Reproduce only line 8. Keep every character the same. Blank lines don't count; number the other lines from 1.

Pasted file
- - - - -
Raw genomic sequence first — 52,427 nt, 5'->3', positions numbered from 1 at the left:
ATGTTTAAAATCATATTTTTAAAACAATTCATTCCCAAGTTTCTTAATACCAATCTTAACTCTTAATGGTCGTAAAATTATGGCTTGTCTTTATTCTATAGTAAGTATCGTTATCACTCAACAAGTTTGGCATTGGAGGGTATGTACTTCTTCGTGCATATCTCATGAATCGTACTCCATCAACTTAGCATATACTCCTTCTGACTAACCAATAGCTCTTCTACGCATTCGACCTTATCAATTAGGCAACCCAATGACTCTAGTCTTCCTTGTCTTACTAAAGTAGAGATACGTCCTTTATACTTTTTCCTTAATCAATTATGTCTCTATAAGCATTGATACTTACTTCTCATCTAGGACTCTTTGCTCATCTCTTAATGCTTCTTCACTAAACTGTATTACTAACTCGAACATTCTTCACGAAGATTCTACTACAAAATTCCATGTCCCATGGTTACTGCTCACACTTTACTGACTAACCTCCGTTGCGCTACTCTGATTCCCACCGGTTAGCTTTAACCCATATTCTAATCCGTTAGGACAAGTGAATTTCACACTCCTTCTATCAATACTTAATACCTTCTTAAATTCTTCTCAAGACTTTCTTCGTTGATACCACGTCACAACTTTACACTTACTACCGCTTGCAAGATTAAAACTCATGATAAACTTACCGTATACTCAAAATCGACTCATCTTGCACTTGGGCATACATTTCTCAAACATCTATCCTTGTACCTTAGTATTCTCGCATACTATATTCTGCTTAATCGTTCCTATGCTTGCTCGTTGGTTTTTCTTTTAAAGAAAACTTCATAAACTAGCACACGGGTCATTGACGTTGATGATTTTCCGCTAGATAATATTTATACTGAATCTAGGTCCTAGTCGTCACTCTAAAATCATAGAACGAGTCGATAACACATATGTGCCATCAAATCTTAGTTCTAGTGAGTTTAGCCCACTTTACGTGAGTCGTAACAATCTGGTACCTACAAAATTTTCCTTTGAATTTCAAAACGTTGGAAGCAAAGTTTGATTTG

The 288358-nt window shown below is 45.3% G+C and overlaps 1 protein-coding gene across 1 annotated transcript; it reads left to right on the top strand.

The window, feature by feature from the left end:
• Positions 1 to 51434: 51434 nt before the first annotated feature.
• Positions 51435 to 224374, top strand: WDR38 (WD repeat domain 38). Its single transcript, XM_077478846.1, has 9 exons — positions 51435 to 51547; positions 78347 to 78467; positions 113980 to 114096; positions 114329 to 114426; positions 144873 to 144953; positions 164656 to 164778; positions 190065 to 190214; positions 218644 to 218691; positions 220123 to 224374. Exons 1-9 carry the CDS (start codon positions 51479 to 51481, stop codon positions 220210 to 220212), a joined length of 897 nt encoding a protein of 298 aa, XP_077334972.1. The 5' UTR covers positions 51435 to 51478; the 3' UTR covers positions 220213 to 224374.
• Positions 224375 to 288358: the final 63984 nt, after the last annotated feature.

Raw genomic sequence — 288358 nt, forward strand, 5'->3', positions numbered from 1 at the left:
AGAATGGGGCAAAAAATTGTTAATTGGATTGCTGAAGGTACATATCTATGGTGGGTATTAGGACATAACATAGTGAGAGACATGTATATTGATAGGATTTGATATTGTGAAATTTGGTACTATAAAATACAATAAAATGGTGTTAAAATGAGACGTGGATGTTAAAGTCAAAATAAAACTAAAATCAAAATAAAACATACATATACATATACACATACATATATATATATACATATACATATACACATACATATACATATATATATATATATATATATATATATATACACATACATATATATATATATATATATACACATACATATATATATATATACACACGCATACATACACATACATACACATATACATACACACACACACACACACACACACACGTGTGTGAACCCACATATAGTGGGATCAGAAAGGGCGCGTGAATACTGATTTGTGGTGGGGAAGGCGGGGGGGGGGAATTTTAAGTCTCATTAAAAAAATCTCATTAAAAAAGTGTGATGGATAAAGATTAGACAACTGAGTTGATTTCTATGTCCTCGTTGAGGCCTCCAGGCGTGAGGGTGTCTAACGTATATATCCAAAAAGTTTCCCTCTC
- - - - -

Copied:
Raw genomic sequence — 288358 nt, forward strand, 5'->3', positions numbered from 1 at the left: